As I’m trying to learn more about international trends and innovations in the arts, I’m always looking for new sources of information on emerging artists, exciting exhibitions and the most recent developments in art theory from industry professionals. Along the way I’ve come across some great and some not so great sources, but here are a few of my favorites as of right now.
Hyperallergic is a massively comprehensive source of art and cultural information covering not only visual art, but literature, film and music as well. It’s a treasure trove of artist interviews, contemporary essays, news and exhibition reviews. Check out Hrag Vartanian’s article on the Brooklyn art fairs happening in conjunction with Frieze week.
If you can get your hands on a copy of Hotshoe Magazine, you should do so. Antenne Books puts out an issue four times per year covering some of the best new visually stimulating projects in photography from around the world. The latest issue is a focus on New York City and its youth culture.
Membrana Magazine is another publication exclusively celebrating photography, putting out editions in print two times per year. On their website they regularly release abstracts of their recent artist interviews, essays, reviews and different theories from outside contributors on the art of photography. Issue No. 2, called Grimace, emphasizes the relationship between photography and the face. If you can’t access the printed magazine, they provide you with a featured article from each issue on their website, and a list of abstracts from the articles within them. The featured article from Issue No.2 is an interview with British photographer Robbie Cooper, giving an overview of his latest projects and the ideology that drives his work.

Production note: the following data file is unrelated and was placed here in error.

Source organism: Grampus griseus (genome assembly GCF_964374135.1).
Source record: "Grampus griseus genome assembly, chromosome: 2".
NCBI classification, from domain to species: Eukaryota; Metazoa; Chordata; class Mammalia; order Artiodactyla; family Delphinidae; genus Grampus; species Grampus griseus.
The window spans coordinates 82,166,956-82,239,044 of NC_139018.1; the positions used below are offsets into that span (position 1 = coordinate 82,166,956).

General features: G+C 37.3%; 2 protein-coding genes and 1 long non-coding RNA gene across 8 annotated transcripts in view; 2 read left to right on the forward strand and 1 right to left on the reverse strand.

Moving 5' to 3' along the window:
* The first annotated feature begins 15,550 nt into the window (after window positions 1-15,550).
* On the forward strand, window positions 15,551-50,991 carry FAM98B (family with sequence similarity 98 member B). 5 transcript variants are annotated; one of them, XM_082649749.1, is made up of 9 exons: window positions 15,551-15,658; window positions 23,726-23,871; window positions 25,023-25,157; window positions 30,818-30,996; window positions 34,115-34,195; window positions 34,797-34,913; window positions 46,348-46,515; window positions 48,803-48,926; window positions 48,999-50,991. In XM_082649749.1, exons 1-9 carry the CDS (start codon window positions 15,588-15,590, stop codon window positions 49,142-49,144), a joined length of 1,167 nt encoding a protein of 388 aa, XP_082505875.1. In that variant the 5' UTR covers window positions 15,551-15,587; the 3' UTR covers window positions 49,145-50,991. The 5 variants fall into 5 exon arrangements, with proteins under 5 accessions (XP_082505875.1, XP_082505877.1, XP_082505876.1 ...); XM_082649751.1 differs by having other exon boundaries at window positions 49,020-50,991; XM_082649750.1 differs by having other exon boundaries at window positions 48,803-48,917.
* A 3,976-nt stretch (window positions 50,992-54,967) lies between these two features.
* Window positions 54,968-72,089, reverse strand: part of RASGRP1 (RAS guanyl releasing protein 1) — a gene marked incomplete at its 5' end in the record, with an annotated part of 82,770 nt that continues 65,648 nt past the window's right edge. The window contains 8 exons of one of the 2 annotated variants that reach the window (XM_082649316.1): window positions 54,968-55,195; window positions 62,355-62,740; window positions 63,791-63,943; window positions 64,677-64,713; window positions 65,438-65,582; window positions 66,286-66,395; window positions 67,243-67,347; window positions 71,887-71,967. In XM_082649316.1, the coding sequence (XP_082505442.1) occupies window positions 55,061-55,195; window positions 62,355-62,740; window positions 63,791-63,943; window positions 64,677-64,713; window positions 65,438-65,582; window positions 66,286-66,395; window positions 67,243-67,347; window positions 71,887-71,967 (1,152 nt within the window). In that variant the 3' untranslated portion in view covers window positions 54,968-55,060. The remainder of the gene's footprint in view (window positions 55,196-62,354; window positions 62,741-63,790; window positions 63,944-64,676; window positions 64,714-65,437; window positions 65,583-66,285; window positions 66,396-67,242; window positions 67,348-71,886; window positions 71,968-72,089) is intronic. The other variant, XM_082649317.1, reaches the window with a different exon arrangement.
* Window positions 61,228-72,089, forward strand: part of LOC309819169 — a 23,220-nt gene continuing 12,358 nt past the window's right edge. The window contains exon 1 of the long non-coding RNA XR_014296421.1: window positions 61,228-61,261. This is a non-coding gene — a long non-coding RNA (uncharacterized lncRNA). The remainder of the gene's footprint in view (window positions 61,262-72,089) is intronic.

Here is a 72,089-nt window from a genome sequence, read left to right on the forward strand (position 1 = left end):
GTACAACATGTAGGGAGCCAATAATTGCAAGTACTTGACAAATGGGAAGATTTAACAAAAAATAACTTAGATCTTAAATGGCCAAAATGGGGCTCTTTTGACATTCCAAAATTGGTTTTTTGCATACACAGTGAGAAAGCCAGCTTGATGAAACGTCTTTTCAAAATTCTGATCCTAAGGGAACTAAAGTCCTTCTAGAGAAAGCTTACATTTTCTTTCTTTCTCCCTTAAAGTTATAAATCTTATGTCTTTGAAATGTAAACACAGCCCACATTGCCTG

“Positioning itself in the space between scholarly magazines and popular publications, it offers an open forum for critical reflection on the medium, presenting both analytical texts and quality visuals.” (Membrana)
True to its name, The Creative Review is a publication that gives insight into aspects of advertising and management in the arts, focuses on various leaders in the art and cultural sector, and sources of inspiration for cultivating your creative edge. Some of the articles require a subscription to access, but most can be read without. If you’re interested in working in the cultural sector, signing up for the subscription would be a definite asset toward developing your career. With the developing relationships between art and blockchain technologies, CR released an article last month on some recent artistic re-branding of the tech company Elliptic. If you’re into blockchain AND art, this will be a good read for you.